By the end of November everything was in situ. I scattered a mixture of seeds on the ground near the hide, including some extremely expensive hornbeam seeds I had bought online. A flock of Chaffinches and Greenfinches quickly found the food, and so did Eurasian Nuthatches and a variety of tits. But it was some time before any Hawfinches appeared.

Then one rainy morning I thought I heard that distinctive, high-pitched tic – a call that seems out of character for such a bulky, powerful bird. Before long there was a flash of black-and-white wings, and a Hawfinch landed in the leaf litter alongside the other finches. It wasn’t until I saw it next to its smaller cousins that I really appreciated how big this species is. It is twice the size of a Greenfinch and has a huge head to accommodate its mighty jaw muscles, making it look top heavy.

The first Hawfinch to land on Robert's bird table really hit home just how large the species is compared to our commoner finches.

Before long two more Hawfinches appeared. I noticed the third bird was eating sunflower seeds – so much for the £35 per kilo hornbeam seed I had bought! Now that the birds had found my food supply, I needed to persuade them to feed from the table I had built. 

As I was driving home that evening I noticed a line of yew trees at the side of the road. Hawfinches can crack open yew stones and eat the seeds inside. Just three of these yew seeds would kill a human, and other birds only ever ingest them and then eject them whole.

I filled two wheelbarrows with the sweepings off the path the following day. I sifted out the stones, dried them out on my boiler and then piled the Hawfinch table high, along with more hornbeam seeds, rowan berries and sunflower seeds.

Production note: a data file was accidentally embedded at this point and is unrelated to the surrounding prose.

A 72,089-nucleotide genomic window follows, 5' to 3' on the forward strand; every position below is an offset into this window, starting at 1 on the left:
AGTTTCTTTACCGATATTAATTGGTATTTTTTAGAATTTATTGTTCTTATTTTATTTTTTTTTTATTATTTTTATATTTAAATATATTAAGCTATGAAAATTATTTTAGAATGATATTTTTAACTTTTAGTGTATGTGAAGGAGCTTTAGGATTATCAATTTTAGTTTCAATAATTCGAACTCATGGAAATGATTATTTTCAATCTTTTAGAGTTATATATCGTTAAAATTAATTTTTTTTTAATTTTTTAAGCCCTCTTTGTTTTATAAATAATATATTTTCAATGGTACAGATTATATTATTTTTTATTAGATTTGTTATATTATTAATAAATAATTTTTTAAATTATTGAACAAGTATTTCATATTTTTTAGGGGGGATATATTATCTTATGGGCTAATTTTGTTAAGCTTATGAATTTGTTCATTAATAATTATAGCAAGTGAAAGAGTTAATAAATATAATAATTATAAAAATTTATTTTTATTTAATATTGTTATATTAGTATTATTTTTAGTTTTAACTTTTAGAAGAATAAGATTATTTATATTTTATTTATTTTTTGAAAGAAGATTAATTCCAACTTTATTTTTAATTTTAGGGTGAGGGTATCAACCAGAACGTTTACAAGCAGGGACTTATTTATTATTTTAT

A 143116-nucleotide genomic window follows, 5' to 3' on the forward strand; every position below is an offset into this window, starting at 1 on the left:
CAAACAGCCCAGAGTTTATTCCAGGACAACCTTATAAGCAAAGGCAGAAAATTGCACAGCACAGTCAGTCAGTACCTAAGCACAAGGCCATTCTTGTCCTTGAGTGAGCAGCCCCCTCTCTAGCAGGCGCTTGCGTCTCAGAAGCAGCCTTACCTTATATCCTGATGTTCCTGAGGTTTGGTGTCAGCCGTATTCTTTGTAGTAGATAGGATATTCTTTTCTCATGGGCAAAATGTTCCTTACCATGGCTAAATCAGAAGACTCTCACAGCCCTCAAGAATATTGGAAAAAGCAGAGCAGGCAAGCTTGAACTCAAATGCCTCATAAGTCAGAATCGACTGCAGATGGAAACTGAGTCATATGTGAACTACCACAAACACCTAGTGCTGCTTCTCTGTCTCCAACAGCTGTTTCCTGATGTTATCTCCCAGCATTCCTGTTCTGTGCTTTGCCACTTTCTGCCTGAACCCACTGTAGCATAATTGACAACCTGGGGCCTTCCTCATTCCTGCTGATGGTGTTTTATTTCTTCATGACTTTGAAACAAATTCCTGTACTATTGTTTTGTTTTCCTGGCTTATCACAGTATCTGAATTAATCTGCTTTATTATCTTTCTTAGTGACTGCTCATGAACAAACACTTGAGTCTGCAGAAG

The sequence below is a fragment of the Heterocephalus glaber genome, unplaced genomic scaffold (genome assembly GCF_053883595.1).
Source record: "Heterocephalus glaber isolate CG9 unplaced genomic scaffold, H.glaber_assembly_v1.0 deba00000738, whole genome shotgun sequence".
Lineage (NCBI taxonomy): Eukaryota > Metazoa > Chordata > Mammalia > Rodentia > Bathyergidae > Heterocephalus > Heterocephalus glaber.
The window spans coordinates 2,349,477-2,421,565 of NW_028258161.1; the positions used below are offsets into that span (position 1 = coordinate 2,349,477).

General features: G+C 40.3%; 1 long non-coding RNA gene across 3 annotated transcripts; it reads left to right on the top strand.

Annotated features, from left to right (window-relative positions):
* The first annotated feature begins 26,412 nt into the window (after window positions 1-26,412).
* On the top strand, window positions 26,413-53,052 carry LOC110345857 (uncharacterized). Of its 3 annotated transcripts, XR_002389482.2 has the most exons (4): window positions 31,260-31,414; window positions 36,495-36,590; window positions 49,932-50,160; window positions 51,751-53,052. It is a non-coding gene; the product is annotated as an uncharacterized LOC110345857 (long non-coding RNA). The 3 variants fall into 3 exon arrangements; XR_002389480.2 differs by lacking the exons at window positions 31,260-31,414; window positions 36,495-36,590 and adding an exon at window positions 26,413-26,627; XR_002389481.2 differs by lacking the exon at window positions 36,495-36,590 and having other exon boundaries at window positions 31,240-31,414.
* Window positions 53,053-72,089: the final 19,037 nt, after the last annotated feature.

Then one day in mid-December, a male Hawfinch landed on the edge of the pool I had built. It was very wary and within seconds was gone. I decided to minimise any changes to my hide by leaving the shutters open all the time. I also made some false camera lenses out of plant pots with camo covers on, just like my real ones. I even placed a piece of black Perspex on one end to mimic the glass of a real lens, and left these poking out of the hide.

A male Hawfinch poses on the edge of Robert's bird table.

A female Hawfinch feeds among freshly fallen snow.

A week later I had six Hawfinches feeding on the table. I stopped leaving seed for them on the ground and fed them exclusively on the table. By Christmas Eve I started getting the sort of photos and footage I wanted, and by mid-January I had more than 30 Hawfinches feeding at my table. 

There was never a dull moment, and plenty of other species to watch as well as the Hawfinches – I succeeded in attracting a huge variety of woodland birds including woodpeckers, Long-tailed, Blue, Great, Coal and Willow Tits, Eurasian Nuthatch, Goldfinch, Chaffinch, Greenfinch, Eurasian Siskin, Brambling and Fieldfare.

It just goes to show how important a varied habitat is – the arboretum is home to more than 1,600 different tree species. Without places like this I would not have been able to watch Hawfinches up close.

Hawfinches can still be seen at Yorkshire Arboretum at the time of publishing. If you do visit, I have mounted a small exhibition of my photographs, video footage and a new painting inspired by my experience, which runs until 17 March, or visit my gallery in Thixendale, which is open daily. See www.robertefuller.com for more information.

A female Hawfinch feeds under the supervision of Robert's GoPro set-up.

Written by: Robert E Fuller